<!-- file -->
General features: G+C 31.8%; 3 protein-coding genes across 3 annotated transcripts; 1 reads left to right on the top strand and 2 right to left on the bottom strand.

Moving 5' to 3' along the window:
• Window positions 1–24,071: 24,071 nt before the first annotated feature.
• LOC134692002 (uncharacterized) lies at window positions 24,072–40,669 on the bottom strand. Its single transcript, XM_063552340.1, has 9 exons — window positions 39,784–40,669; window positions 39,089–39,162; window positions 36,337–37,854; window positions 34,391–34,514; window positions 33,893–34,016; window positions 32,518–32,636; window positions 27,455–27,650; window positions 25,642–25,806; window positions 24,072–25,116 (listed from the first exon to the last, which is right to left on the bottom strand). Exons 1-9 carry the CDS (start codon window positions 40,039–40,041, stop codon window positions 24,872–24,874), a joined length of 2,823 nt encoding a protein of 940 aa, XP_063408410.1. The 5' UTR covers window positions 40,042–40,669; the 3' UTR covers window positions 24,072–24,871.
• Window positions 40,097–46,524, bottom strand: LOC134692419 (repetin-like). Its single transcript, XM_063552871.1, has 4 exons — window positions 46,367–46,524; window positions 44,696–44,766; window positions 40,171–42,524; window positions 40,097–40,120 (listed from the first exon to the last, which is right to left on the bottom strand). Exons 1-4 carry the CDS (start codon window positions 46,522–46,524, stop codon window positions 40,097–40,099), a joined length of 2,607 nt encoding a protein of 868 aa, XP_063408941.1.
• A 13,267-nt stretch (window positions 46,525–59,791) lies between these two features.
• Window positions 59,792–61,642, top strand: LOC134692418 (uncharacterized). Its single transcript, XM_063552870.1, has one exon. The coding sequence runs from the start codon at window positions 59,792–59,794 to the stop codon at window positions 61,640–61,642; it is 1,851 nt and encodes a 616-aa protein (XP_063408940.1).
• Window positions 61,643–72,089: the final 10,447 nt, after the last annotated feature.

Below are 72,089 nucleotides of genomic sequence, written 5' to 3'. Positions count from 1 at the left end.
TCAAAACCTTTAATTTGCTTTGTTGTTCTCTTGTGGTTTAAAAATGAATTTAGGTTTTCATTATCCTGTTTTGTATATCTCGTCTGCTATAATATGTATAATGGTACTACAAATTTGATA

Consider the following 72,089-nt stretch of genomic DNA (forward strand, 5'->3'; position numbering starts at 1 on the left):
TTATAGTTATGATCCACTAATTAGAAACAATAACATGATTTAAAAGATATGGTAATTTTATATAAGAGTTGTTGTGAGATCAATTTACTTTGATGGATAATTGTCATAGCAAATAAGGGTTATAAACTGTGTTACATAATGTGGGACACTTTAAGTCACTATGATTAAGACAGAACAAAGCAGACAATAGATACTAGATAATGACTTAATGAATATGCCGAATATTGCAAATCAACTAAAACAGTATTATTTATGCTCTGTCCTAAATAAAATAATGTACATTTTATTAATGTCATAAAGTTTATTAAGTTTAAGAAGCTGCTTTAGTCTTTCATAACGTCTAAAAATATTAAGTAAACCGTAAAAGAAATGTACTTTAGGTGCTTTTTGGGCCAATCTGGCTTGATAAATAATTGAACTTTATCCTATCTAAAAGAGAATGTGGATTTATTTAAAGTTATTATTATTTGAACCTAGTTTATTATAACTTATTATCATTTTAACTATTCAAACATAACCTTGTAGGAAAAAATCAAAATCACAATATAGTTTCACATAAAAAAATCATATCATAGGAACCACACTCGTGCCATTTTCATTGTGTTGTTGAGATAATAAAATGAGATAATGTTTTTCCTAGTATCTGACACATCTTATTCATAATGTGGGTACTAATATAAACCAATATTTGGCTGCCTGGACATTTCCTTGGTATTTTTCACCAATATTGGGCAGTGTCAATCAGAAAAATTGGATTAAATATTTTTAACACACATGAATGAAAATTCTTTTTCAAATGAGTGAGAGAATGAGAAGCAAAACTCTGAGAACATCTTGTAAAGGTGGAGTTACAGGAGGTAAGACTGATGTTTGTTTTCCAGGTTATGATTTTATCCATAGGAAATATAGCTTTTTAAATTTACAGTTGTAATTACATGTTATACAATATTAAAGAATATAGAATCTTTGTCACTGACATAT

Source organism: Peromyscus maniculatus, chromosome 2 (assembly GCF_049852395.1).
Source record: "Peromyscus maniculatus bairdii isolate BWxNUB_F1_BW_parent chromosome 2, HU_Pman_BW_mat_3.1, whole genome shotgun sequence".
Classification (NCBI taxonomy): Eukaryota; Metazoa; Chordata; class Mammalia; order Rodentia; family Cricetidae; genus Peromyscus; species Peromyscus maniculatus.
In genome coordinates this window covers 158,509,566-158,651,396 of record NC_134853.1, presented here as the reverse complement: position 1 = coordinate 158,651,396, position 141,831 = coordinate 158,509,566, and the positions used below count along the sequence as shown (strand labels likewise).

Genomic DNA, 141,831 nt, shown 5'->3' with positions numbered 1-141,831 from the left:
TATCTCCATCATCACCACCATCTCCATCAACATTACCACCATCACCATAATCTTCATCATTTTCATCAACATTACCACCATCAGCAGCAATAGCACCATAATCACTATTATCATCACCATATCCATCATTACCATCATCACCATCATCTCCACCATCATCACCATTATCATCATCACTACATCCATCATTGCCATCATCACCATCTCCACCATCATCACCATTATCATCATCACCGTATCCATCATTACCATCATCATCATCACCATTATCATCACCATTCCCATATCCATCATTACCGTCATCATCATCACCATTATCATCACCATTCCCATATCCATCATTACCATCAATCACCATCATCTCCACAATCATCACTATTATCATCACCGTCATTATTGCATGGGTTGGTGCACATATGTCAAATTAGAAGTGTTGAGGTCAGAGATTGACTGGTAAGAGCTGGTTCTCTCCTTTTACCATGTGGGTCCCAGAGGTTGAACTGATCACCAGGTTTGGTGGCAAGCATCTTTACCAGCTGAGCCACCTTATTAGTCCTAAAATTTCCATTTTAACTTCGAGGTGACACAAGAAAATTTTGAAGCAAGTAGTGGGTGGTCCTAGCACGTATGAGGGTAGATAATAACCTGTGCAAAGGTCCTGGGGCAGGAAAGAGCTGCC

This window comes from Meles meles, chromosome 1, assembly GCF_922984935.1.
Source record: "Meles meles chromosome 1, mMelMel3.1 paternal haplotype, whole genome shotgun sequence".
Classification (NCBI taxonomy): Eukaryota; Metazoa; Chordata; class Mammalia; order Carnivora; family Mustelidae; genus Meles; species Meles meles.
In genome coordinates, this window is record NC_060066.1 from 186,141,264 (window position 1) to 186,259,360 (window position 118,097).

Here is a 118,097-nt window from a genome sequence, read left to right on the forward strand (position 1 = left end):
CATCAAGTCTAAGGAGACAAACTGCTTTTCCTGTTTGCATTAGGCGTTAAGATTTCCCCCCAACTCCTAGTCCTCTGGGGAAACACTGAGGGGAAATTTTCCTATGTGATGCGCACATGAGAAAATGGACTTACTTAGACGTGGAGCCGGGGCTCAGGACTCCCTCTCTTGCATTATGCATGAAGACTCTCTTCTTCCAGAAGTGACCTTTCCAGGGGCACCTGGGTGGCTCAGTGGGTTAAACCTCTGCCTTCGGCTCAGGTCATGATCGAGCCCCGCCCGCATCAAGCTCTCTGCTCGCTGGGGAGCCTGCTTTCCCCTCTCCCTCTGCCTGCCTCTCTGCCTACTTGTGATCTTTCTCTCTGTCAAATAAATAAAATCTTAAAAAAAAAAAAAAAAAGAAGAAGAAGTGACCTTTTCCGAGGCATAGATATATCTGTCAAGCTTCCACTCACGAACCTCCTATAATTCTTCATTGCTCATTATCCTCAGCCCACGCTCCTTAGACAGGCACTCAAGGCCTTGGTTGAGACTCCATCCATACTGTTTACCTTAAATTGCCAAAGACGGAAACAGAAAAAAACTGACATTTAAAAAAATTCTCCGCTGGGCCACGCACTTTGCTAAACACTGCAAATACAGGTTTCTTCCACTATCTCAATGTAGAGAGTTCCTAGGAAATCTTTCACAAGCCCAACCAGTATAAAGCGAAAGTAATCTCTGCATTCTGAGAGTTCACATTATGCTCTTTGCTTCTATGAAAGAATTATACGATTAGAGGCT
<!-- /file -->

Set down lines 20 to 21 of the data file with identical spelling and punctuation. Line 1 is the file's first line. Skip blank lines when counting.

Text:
Source record: "Meles meles chromosome 1, mMelMel3.1 paternal haplotype, whole genome shotgun sequence".
Classification (NCBI taxonomy): Eukaryota; Metazoa; Chordata; class Mammalia; order Carnivora; family Mustelidae; genus Meles; species Meles meles.